Don’t get fired because of stupid social media decisions

I have found that in my recent posts I am not necessarily drawn to Sports PR posts, which is the field I plan on working in someday, but posts that give advice on getting a PR job and keeping it. This is probably because my next step is getting a job to gain experience, whether it is in Sports PR or not. Experience will help me achieve my end goal, but no matter where I work I still need show that I am responsible and dedicated.

So here are some tips to make sure that you do not lose your job because of social media mishaps. Social media is a great way to get attention from various publics, but don’t make the mistake of creating negative attention for yourself. Here are five pieces of advice I have gathered from professionals and blogs:


You are representing yourself and the organization you belong to. I am part of the University of Oregon Women’s soccer team so I have to be respectful to others and represent myself and Oregon athletics at all times. You never know where someone will recognize you and pair you with the organization you are a part of.


Everyday I look on Twitter and see numerous negative comments’ users post about classes and professors. Once you post something it is on the web forever! Your professors and potential employers can see how you interact with friends through your social media profiles so don’t embarrass yourself. If you are not professional, how do you expect to get a recommendation for a job or even find a job?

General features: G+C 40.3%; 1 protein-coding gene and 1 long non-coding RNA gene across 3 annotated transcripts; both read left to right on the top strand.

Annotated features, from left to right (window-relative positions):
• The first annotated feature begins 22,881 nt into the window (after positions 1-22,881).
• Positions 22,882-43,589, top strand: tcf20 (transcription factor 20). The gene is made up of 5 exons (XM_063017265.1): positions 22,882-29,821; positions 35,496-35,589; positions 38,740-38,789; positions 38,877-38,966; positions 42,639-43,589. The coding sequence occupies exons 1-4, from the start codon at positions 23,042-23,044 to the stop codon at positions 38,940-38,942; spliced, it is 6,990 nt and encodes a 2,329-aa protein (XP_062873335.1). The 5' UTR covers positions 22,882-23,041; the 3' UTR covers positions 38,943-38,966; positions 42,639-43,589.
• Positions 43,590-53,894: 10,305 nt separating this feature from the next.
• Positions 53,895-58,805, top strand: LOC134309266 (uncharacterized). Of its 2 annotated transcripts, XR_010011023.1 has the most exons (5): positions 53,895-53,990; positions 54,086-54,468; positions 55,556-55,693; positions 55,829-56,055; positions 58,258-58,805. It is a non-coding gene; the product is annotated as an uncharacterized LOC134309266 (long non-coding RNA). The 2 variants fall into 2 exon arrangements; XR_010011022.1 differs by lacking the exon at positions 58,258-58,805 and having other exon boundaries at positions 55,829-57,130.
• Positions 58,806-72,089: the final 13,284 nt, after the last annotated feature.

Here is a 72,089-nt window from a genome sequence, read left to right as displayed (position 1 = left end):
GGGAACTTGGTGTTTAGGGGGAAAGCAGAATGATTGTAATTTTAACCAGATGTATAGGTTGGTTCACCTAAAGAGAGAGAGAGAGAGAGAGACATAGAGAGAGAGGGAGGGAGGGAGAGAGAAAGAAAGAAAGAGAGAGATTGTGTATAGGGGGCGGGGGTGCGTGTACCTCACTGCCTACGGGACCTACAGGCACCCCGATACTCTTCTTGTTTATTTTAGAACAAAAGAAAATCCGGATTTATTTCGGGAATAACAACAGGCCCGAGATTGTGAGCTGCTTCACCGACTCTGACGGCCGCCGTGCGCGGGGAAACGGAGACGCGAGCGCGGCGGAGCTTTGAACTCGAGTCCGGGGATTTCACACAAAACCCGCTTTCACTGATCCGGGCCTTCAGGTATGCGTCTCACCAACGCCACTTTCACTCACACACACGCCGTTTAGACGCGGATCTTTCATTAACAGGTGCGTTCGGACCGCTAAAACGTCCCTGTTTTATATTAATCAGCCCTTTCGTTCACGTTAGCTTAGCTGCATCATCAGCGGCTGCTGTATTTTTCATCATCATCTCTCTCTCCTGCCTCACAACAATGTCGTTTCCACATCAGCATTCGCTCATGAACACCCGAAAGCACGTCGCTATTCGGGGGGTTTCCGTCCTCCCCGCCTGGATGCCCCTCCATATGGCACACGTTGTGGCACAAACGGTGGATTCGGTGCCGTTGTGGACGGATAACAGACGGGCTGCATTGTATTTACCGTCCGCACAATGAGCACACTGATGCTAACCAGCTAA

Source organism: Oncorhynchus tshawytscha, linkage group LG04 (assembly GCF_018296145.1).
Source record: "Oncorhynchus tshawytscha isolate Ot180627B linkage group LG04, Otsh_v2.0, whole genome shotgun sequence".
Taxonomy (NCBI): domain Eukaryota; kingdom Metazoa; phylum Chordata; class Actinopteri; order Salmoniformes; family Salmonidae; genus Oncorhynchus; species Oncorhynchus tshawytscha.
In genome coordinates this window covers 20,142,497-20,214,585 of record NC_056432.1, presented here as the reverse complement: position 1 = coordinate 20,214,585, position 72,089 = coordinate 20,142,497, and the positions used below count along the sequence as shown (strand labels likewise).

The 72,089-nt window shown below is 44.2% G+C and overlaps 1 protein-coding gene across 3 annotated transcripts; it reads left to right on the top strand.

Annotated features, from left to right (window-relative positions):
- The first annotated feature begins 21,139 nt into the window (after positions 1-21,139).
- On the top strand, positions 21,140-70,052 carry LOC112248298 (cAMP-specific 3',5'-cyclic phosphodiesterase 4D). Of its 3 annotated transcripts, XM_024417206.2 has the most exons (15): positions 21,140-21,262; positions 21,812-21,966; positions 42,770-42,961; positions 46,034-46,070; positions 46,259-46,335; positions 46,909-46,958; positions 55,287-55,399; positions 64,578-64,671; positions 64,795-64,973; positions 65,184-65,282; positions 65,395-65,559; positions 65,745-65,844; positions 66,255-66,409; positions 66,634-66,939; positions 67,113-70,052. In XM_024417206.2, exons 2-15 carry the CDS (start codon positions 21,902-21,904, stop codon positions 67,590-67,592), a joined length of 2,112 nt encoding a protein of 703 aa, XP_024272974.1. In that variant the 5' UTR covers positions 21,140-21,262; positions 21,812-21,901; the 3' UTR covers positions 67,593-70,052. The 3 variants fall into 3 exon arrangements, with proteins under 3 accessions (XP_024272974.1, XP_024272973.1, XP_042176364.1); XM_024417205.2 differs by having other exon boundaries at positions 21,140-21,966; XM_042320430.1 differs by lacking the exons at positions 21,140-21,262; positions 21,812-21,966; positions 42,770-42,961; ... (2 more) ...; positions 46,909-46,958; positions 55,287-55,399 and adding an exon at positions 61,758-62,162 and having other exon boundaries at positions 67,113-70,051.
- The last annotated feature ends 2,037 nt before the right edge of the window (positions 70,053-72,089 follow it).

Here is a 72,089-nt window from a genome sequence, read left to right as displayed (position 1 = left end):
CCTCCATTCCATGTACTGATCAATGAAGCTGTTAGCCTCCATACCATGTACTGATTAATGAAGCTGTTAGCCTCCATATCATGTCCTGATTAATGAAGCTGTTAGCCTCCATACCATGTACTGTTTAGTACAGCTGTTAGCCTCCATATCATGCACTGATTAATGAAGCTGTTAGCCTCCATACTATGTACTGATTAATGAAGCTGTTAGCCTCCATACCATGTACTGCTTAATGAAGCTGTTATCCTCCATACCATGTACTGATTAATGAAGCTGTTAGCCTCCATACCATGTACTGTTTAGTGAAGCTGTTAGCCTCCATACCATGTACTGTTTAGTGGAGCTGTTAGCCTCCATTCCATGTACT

Instead of wasting your time complaining, take the responsibility on yourself to make things better. My coaches have always told me “you are the only person that can determine your outcome.” This statement is true to all aspects of life, not just sports. Spending time complaining and degrading others with not make your situation better.

Be yourself

Employers want workers that are experienced, hard working, outgoing and innovative. Show your personality so that the employer can determine if you are a right fit for that team. Every workplace needs chemistry to really thrive and if you are not a fit with that workplace it will be better for you and the job you didn’t get in the end.

Here is a social media tip; don’t act like an outrageous partier on your social media sites, but don’t try to hide who you really are. Employers become skeptical when privacy settings are too private.

Know where to draw the line

As important as it is to be influential in social media do not waste all your time, if you have a job, on Facebook and Twitter. DEFINITELY DON’T BASH YOUR BOSS, CO-WORKERS, OR CLIENTS VIA SOCIAL MEDIA! It will make you and your company look bad.

Be truthful and objective

The public does not see PR professionals as being objective and truthful. Show that you can display both qualities through tweets, statuses and pins because employers are looking for those qualities to reshape the reputation of PR.


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